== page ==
Why The NIL is Going to Be a Disaster for the NCAA

Well, Pandora’s Box has been open. The NCAA is finally allowing student-athletes to make money off of their names, images or likeness.

Beginning July 1, thousands of student-athletes could receive benefits from businesses that want to use them to promote their business. A lot of people think that it’s about time and a long time coming, but did the NCAA make a mistake by doing this?

What is the NIL and what does it mean?

Alabama celebrates another national championship in football |. Photo by Doug Murray/Icon Sportswire via Getty Images

The NIL stands for name, image, and likeness.  It basically means any business can approach a student-athlete and ask them if they can use their name, image, or likeness to endorse their products.

Student-athletes can be compensated for this but they have to let their schools know before they sign on with a business.

In theory, it sounds like a great idea. But in reality, is it? Not every student-athlete will have the privilege to make money off themselves which could lead to problems of jealously on the team.

Also, what is going to prevent businesses from cheating and offering more money than the NCAA would allow? This whole situation can turn into the wild west quickly if the NCAA doesn’t pay close attention.

After much pressure, the NCAA decided to wider the process for the NCAA transfer portal which basically has turned into free agency for student-athletes who want to leave one program to join another.

A lot of big-name programs, like Alabama, have benefited from the transfer portal. Names like Landon Dickerson who came from Florida State and recent Tennessee transfer Henry To’o To’ , both landed in Tuscaloosa from the transfer portal Now people are screaming foul because the rich programs continue to get richer. How long before that starts to happen with this new rule?

Several hundred student-athletes have taken advantage of the transfer portal and the NCAA has yet to fix the problem.

SMU and Pony Excess

ESPN did a 30 for 30 documentary about the 1980s Southern Methodist University football program titled Pony Excess. It told the story of why SMU was the only school in the country to receive the death penalty for cheating.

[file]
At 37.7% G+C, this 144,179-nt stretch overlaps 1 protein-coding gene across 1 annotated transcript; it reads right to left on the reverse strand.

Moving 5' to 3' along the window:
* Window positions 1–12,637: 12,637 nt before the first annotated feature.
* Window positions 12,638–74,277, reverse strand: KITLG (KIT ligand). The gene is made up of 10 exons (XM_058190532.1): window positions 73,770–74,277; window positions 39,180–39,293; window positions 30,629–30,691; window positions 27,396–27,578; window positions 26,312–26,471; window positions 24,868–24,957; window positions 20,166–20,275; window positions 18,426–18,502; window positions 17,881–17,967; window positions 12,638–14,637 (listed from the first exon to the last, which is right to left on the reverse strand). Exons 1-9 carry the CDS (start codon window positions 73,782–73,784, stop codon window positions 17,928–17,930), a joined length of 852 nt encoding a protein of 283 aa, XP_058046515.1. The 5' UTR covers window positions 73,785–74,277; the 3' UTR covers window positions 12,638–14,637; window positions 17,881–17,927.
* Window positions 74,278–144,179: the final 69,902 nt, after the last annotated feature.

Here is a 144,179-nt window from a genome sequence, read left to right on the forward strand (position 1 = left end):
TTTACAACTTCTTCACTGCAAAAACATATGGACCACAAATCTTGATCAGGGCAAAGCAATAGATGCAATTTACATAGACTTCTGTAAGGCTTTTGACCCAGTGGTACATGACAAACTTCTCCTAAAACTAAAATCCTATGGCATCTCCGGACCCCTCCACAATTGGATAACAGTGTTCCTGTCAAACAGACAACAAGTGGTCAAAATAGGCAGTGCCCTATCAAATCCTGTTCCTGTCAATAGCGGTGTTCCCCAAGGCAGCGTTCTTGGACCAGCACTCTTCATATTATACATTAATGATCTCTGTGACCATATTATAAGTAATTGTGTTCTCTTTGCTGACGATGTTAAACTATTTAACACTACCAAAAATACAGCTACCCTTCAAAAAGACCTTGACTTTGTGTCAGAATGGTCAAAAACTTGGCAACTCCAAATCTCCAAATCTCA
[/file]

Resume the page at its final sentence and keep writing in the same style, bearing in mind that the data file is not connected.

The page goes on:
To this day, SMU has never fully recovered from that sentence. The problem was SMU had a slush fund for players. It was so bad that even the governor of the state at the time, Bill Clements, was involved. And that’s the problem with the new NIL rule. Now once again, the NCAA is allowing outside forces back into the games kind of like boosters.

Who is going to stop businesses from overpaying players? Not the NCAA.

Schools under investigation

NCAA still can’t seem to get a handle on cheating with its member schools. Several schools over the past few years have been accused of or have been caught cheating.

Former Valdosta High School coach Rush Prost was caught on tape accusing several SEC schools including Alabama and Georgia of cheating.

Prost later backed off his claims 

Another SEC school, Tennessee, was caught cheating but the NCAA has yet to deal with any of these accusations or issues. In Tennessee’s case, they fired head football coach Jeremy Pruitt and athletic director and former Vols head coach Phillip Fulmer retired after the allegations were revealed.

The NCAA may be asking for trouble by allowing student-athletes to make money off their images because they are only one student-athlete and one business away from this getting out of control. 

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